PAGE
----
Throughout the book, we have raised many exceptions through the
throw command, but so far, we have simply allowed this exception to fall through the code, giving our user an error.
This is fine for many cases, but sometimes, we need specific handling. This is especially important when the error is a number of classes deep, and could produce an error message that makes no sense to the user. We may, in these cases, need to provide some context for the message or a different, more useful message for the user.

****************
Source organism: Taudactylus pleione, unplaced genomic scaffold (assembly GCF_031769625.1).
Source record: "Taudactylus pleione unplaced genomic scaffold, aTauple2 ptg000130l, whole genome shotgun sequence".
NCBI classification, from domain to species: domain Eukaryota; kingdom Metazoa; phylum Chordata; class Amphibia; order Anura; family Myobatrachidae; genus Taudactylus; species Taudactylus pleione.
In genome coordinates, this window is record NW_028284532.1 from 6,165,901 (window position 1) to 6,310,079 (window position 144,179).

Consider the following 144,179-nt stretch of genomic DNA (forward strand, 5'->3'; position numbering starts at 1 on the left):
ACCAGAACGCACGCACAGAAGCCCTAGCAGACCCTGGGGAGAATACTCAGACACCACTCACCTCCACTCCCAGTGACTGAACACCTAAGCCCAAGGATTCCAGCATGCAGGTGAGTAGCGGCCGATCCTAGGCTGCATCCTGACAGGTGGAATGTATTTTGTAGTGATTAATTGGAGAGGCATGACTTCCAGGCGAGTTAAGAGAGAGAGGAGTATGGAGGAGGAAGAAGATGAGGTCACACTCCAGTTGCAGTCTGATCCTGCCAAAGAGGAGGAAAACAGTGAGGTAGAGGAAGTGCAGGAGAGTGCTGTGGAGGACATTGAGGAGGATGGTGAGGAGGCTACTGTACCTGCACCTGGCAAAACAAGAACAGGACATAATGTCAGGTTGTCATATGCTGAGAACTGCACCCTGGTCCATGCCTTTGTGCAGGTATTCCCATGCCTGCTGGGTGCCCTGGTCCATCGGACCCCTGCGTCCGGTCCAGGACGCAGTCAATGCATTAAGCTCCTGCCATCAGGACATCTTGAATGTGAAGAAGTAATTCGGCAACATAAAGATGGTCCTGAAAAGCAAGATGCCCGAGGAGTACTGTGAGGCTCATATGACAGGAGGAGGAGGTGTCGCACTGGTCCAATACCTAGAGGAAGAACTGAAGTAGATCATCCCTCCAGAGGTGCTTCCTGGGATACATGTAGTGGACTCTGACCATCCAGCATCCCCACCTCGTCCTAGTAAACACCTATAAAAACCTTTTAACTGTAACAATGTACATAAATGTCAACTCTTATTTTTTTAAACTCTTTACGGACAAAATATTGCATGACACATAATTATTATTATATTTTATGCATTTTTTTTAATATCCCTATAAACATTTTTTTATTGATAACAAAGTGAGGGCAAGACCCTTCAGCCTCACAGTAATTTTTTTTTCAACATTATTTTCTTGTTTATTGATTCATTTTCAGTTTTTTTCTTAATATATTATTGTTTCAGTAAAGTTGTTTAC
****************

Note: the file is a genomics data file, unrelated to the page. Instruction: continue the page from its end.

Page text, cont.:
In the previous section, an error could have been produced in many places, none of which are useful to the user. They are useful to the administrator or developer.
Looking at the code the errors we ...